Paul Coroneos Profile imagePaul Coroneos
Published on

Cracking the Code Interview 1-9 String Rotation (JavaScript)

Today we will be talking about Cracking the Code Interview 1-9 which covers string rotation.

As always let's start with the prompt:

Assume you have a method isSubstring which checks if one word is a substring of another. Given two strings S1 and S2, write code to check if S2 is a totation of S1 using only one call to isSubstring.

Now to be honest this was a little bit scary to me first. Effectively if we try to distill this problem down it is asking us to check whether given one word that the other word is the same word as the first but just with a few characters rotated around. Makes sense? (no? 😊) Okay let's look at an example

Suppose we have the word peacemaker. We print it out on a piece of paper like so:


We then take a pair of scissors and cut between the e and m like so:

|p|e|a|c|e| |m|a|k|e|r|

We then take the piece called maker and place it front of the first piece.


This is what the problem calls a "rotation" and our function would return true. Now that we understand what the problem is asking how would we tackle this problem?

Approaching the problem.

In a lot of these array problems we have discussed so far the ever trusty hash table is a trusty tool to reach for. In fact when I approached this problem that was the first thing I considered. So in psuedocode this was my initial thinking

// make a hashtable of first world keyed by each letter and how many times it appears

//iterate through that hash table and then validate that at least each letter exists in the first string.

// return true if the hash table finishes empty

Now this actually works IF we are trying to validate both words contain the same letters. But actually it might be just easier to sort each array then compare both resulting strings. And in any case this doesn't actually meet the critera of the problem for two reasons

  1. The order of the letters cannot change. Only the "starting point" of the word in the sequence. The above code doesnt check that

  2. This approach doesnt use isSubstring at all which is clearly really important information.

So after ripping up a sheet of paper and throwing it into the trash 🗑️ I rethought the problem.

Approaching the problem (again)

What does isSubstring actually do? Well most languages have a version of this method in their string prototype but essentially a substring is just literally a piece of a larger string. So therefore isSubstring would check whether a piece of a string is part of a bigger string. Now armed with this hint lets look at our word again:

S1 |p|e|a|c|e|m|a|k|e|r|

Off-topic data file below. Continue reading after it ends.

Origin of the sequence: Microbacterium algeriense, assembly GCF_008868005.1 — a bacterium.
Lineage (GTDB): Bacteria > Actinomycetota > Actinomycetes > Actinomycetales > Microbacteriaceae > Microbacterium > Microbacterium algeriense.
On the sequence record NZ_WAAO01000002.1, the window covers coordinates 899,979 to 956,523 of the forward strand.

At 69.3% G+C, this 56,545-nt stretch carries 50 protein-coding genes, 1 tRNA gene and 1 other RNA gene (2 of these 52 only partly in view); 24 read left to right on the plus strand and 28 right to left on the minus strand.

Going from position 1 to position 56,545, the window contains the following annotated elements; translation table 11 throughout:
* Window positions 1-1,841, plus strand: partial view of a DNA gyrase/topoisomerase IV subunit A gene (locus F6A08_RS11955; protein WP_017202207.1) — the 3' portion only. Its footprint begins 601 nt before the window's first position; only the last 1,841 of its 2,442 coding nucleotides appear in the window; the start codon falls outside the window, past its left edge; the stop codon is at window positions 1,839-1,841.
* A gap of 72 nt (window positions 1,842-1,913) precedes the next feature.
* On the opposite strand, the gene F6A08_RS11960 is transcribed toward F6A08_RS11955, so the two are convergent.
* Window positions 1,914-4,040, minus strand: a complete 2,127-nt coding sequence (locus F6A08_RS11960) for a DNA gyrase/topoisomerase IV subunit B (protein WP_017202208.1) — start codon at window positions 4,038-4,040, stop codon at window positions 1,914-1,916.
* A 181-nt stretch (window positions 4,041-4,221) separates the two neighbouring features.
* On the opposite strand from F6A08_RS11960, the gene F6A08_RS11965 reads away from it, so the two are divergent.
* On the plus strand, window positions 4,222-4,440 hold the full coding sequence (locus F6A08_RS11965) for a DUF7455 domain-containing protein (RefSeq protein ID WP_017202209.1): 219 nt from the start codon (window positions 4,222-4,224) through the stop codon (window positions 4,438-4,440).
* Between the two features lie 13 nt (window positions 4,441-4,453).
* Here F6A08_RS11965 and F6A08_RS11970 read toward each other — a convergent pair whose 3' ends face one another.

S2 |m|a|k|e|r|p|e|a|c|e|

How can we use the above to solve our problem? Well it turns out there's a pretty clever trick we can use. We know again S2 must be a rotation of S1 meaning that while the order of the letters can be different they must be in the same sequence (cannot be randomly scrambled). In the case of S2 we can visually see in this example the word has simply been bisected in two and shuffled. Well what if we actually just create a new string that is two copies of the first string joined together?

S3 |m|a|k|e|r|p|e|a|c|e|m|a|k|e|r|p|e|a|c|e|

It might be hard to see now but what should stand out to you is the word peacemaker is actually right in the middle. And what did the problem saw we were provided? A function isSubstring(). And thats the trick. **We simply concatenate two copies of the second string together then see if substring S1 exists in new string S3


The implementation is thus very simple.

//use JS string.Prototype.inclues() to implement isSubstring()
const isSubstring = (concatStr: string, strb: string) =>

const stringRotation = (stra: string, strb: string) => {
  //base case. Strings need to equal sized and at least greater than length 0
  if (stra.length === 0 || stra.length !== strb.length) return false;
  const concatenatedStr = `${stra}${stra}`;
  return isSubstring(concatenatedStr, strb);

I went ahead and wrote my own isSubstring implementation using includes() in the case. But there are many ways such a function could be implemented. Effectively we first check to see whether the string are equal length and at least string a is not length 0 for a bit of error checking. Then I simply use a JavaScript template literal to concatenate the two strings together. Finally I call my isSubstring method to determine whether it is a valid rotation

Complexity analysis

We are going to need to search the whole string worst case to find a substring. So at minimum this is yet again O(n). This aligns with the complexity of most search like problems.

Thank you and as always best of luck studying algorithms!